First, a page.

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Last Updated: Sep 12, 2016 URL: Print Guide RSS Updates

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Rights of Copyright Holders

Section 106 of the current U.S. Copyright Act grants six exclusive rights to copyright holders. These rights are:

1.      To make copies or recordings

2.      To create derivative works

3.      To distribute copies

4.      To perform a work publicly

5.      To display a work publicly

6.      To perform sound recordings by digital transmission.[1]

These six exclusive rights represent the entirety of the rights of copyright owners and exist only for a limited time. During the time that a work is under copyright, nobody except the copyright owner has the right to do any of the things stated in Section 106 without the permission of the copyright owner (unless the use is considered “fair use,” which will be discussed shortly).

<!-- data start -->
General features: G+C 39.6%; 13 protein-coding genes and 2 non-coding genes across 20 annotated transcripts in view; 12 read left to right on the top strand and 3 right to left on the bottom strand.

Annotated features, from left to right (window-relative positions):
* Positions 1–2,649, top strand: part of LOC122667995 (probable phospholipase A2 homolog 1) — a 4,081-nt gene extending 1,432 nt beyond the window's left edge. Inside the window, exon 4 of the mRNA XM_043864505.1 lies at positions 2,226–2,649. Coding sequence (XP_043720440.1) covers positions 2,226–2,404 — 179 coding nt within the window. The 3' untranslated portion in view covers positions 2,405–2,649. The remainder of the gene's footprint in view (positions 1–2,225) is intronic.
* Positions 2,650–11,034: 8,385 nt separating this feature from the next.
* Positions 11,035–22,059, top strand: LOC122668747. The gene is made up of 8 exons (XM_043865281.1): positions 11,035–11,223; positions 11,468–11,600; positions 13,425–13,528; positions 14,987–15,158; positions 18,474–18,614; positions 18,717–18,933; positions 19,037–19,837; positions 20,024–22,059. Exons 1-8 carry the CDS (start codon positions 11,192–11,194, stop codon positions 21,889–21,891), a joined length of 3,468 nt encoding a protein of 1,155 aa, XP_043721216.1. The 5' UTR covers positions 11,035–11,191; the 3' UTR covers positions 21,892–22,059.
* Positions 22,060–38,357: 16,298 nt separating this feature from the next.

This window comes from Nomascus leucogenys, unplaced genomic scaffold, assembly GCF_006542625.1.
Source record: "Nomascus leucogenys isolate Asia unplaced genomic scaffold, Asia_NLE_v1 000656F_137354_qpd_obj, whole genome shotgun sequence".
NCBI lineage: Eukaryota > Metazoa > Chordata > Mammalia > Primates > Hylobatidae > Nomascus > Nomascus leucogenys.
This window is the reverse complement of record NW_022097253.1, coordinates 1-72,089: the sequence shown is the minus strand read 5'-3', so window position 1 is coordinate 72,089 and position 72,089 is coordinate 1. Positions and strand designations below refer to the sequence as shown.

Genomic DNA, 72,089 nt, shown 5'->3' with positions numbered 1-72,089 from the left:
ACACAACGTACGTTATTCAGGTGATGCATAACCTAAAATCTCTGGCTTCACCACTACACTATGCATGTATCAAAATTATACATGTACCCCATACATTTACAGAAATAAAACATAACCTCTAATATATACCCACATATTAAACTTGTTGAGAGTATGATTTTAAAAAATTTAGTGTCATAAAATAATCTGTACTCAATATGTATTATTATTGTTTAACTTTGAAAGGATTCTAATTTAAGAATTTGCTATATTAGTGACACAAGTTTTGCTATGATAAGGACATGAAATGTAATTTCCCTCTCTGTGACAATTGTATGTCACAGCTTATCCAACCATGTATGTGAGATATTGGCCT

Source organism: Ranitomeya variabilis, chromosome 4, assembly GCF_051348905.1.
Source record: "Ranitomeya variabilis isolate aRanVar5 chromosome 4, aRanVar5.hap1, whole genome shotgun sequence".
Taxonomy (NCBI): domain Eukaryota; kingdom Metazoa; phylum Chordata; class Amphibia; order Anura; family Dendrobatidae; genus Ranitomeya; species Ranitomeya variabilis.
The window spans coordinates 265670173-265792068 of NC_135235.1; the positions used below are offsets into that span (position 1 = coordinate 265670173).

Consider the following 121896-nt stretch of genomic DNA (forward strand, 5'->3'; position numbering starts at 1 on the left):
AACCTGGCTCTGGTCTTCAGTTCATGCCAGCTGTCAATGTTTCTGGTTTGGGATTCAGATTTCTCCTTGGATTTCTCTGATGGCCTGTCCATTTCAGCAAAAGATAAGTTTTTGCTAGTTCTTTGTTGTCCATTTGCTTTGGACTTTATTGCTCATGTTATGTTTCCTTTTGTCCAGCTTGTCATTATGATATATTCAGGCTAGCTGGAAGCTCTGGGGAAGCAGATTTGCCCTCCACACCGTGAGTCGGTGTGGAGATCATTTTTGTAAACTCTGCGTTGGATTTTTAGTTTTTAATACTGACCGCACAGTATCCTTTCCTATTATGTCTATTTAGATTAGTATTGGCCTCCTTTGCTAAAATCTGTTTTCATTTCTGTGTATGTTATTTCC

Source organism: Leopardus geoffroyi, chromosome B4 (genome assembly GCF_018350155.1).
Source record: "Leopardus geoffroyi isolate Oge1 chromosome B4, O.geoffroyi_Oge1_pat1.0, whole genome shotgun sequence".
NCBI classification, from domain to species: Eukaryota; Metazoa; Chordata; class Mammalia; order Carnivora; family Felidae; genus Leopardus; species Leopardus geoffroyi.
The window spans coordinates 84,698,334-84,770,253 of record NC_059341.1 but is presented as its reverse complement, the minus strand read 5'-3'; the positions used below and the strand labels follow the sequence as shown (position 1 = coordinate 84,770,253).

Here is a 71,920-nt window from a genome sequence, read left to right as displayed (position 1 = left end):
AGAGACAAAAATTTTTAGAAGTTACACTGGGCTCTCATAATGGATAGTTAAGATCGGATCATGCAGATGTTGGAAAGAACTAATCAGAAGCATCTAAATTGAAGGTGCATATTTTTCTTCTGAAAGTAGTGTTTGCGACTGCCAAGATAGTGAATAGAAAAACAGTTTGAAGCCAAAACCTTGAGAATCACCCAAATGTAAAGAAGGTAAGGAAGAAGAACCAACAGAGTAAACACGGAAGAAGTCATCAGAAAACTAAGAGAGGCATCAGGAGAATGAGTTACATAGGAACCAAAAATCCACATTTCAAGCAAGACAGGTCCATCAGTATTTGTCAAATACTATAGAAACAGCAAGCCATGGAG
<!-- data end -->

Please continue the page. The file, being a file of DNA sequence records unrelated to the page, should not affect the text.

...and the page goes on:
[1] U.S. Copyright Act, 17 U.S.C. §106.


What Can Be Copyrighted?

According to Section 102 of the Copyright Act, in order for a work to be eligible to be protected by copyright law in the U.S., it must be an original work of authorship “fixed to a tangible medium of expression.” This statement contains three distinct criteria:

1.      It must be an “original” work of authorship, meaning that the author made some kind of substantial creative contribution

2.      It must be “fixed,” that is made sufficiently permanent or stable

3.      In “any tangible medium of expression,” which means it must reside somewhere that allows it “to be perceived, reproduced, or otherwise communicated for a period of more than transitory duration.”[1]